At the same time, Watson and Crick, from the Cavendish Laboratory, both biologists, were aware of the importance that knowledge of the structure of DNA had in genetics, but they needed to rely on solid evidence, such as crystallography studies of this molecule. Here Franklin’s recognized expertise in this field finally came into play.

A few years later, Wilkins takes the first photograph of DNA in the B form, which could suggest an unconfirmed helical structure due to the confusion produced by the photograph itself. Rosalind doubted an identical structure in the case of A-form DNA, but later, in May 1952, with the help of her knowledge of X-ray crystallography, she obtained a sharp image that revealed the B-form of DNA: an unmistakable structure. helical, which was called “Photo 51”.

DNA molecule

Photograph 51. Helical structure of the DNA molecule.

This important discovery was not immediate. Rosalind did not interpret or study the discovery that would lead science to make history. It was Watson, visiting the King’s College laboratory, to whom Wilkins showed his partner’s discovery.

That photograph was the last piece Watson and Crick needed to put all the pieces of the puzzle together.
DNA structure puzzle. This photograph, as well as studies, data and speculations by previous scientists, guided them through the physical three-dimensional construction of the structure of DNA to see how it worked. All of this was done without Rosalind’s consent or knowledge.

watson and crick

Watson and Crick with their 3D model of the helical structure of DNA.

Simultaneously, Rosalind Franklin focuses on that photograph that so little caught her attention at the time. The image proved how the two forms of DNA, A and B, were formed by a double helix.

franklin notes dna

Franklin’s Notes on the Structure of DNA.

This discovery led him to write three works, in which “Crystallographica” stands out in 1953, not only for the explanation and interpretation of its discovery, but also for its publication the day before Watson and Crick completed their DNA model, in which would fit all the pieces, publishing articles like “General Implications of the Structure of Deoxyribonucleic Acid” explaining what would be one of the greatest scientific discoveries in history.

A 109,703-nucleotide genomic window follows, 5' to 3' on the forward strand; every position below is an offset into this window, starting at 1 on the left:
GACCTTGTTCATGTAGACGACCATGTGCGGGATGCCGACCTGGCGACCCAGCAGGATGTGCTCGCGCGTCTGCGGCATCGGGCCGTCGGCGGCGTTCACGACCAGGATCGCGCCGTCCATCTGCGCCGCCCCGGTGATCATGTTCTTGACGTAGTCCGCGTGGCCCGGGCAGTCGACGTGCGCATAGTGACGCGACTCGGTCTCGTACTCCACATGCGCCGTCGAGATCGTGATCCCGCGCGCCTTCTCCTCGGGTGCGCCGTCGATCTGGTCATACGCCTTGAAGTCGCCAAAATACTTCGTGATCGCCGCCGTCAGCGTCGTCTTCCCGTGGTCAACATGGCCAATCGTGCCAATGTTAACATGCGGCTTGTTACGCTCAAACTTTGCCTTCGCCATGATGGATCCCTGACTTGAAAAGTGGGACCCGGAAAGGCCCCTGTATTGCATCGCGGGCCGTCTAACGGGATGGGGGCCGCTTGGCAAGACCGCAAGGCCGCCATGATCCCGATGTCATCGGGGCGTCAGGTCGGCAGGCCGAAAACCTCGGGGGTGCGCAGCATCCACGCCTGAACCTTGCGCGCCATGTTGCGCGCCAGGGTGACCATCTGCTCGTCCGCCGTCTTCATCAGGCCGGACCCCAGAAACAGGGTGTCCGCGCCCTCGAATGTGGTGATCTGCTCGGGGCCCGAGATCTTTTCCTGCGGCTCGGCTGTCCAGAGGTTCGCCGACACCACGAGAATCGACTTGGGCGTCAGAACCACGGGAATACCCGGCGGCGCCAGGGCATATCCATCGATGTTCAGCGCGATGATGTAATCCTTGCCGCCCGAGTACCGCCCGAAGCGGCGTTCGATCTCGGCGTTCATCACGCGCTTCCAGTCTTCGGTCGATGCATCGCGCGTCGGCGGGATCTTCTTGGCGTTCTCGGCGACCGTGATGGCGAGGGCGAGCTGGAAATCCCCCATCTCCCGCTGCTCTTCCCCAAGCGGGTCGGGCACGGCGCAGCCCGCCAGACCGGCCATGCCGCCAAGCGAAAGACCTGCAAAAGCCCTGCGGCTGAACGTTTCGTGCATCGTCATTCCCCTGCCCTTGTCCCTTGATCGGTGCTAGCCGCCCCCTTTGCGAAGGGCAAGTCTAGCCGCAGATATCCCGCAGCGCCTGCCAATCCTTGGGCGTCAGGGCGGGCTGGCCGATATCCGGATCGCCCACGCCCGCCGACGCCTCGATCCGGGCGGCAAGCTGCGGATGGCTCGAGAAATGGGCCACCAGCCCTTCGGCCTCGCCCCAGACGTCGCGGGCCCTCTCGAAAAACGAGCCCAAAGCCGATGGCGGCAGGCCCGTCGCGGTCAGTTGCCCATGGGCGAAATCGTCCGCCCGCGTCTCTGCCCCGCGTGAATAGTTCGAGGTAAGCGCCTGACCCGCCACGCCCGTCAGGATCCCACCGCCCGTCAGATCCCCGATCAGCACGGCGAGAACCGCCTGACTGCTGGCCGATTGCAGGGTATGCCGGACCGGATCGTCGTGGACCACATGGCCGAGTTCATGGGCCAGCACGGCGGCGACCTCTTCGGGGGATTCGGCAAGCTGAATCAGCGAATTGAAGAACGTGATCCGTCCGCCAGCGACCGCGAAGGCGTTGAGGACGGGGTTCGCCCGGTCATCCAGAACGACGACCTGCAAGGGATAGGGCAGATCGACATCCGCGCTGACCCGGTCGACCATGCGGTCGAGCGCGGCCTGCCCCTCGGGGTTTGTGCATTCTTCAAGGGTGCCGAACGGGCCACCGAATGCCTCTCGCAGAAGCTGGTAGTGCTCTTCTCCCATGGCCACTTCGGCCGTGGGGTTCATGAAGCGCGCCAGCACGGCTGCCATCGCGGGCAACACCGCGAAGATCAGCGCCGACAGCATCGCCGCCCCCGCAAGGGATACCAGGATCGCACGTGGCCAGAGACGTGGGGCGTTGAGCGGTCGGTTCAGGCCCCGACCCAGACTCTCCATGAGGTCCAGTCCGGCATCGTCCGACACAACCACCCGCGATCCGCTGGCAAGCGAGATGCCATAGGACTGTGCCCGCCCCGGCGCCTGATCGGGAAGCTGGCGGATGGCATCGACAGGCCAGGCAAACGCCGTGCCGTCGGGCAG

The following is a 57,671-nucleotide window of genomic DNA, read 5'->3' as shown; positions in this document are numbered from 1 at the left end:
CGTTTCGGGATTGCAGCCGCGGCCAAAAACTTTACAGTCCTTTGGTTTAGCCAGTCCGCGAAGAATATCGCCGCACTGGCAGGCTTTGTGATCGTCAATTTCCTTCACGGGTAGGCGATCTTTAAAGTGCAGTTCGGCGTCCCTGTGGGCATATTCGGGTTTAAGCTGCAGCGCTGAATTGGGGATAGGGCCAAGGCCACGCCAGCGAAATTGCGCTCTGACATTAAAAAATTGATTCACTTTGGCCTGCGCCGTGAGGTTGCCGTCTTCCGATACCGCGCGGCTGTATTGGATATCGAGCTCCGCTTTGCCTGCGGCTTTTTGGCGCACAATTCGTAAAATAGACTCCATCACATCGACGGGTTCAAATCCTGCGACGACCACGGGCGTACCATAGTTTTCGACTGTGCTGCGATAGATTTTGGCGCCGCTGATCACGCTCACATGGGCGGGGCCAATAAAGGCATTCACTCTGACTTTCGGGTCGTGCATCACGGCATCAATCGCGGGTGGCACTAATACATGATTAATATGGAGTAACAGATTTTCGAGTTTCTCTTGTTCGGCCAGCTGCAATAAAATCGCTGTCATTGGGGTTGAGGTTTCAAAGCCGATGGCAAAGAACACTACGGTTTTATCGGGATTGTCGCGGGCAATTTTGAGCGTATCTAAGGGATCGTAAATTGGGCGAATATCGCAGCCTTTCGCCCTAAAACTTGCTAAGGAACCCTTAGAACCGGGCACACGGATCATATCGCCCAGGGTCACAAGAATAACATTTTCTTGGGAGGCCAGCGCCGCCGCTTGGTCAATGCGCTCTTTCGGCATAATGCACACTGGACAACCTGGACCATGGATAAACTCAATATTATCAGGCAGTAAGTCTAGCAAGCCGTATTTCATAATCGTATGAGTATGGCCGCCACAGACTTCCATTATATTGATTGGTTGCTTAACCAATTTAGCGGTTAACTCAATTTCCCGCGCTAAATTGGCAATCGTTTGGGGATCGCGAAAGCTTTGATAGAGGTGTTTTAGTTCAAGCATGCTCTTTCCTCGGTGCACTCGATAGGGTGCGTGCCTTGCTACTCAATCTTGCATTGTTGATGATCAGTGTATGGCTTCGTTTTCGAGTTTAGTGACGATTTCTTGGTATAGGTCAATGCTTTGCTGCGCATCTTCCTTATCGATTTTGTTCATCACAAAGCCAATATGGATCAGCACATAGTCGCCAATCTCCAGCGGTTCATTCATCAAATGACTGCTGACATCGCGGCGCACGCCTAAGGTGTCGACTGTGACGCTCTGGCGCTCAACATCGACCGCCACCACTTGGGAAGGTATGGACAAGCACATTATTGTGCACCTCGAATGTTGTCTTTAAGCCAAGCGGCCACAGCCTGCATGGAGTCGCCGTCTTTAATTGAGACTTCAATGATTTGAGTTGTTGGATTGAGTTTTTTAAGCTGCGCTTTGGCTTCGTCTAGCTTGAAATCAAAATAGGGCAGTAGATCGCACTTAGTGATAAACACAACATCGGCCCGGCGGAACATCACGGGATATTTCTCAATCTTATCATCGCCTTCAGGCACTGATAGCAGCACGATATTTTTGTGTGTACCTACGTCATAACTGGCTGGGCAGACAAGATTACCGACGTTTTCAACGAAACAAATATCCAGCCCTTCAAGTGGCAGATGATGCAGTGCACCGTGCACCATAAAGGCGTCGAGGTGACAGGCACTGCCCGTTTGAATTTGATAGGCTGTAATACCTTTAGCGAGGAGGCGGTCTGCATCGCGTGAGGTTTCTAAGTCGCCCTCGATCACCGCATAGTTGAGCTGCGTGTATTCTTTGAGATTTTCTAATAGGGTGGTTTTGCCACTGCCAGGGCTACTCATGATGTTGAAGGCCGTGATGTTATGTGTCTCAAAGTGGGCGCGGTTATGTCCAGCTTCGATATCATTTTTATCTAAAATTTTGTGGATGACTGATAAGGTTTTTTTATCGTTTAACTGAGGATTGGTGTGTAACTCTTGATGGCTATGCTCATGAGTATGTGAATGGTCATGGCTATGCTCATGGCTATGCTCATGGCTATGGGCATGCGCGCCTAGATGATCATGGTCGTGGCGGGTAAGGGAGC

Although Rosalind Franklin’s indirect participation in the discovery of DNA is mentioned, in quotation marks, in these articles, she was not aware that Watson and Crick had access to her studies and collected DNA data through their own colleague. , despite the publication of the book, and due to ignorance of her contribution to the discovery, she assumed the secondary role.

Some time later, Rosalind Freanklin left King’s College to move to Birbeck College, where she made great discoveries like viral RNA as well as its structure, parameters and many other contributions, which made her one of the longest-serving scientists. Years later, she works with Klug, the future Nobel Prize in Chemistry, where, thanks to her discoveries in electronic crystallography, she publishes numerous works related to the tobacco mosaic virus.

It wasn’t until 1958 when the research and work done over the years when exposed to X-rays produced their inevitable effects on the human body. As a young man, he died of cancer, leaving a number of papers and works unfinished, unaware that his DNA research would be so relevant to science today and its later history.

In 1962 Watson, Crick and Wilkins were awarded the Nobel Prize in Medicine or Physiological Sciences for their discoveries about the molecular structure of nucleic acids and their importance for the transfer of information in living material. When receiving the important award, they do not mention the work done by Franklin, nor his fundamental role in the investigation of the structure of DNA.

This omission gave rise to a great controversy in the scientific world. Years later, the three men admitted that without the X-ray pioneer’s help, their discovery would not have been possible.

Over time, books were published telling the story of the woman who provided the key to a puzzle that was worked around the clock. Among them stands out “Rosalind Franklin; The Dark Lady of DNA” by Brenda Maddox and “The Third Man in the Double Helix” by Wilkins.

Because of this, the young Rosalind Franklin, who provides irrefutable proof of the helical structure of DNA with X-ray Photograph 51, is nicknamed the Missing Lady.

“Science and life cannot and must not be separated. For me, science gives a partial explanation of life. As it stands it is based on facts, experiences and experiments… I agree that faith is fundamental to success in life, but I don’t accept your definition of faith, the belief that there is life after death. In my opinion, the only thing faith needs is the conviction that, by striving to do the best we can, we will get closer to success, and that the success of our purposes, the betterment of humanity today and in the future, worth achieving.” Rosalind Franklin, 1940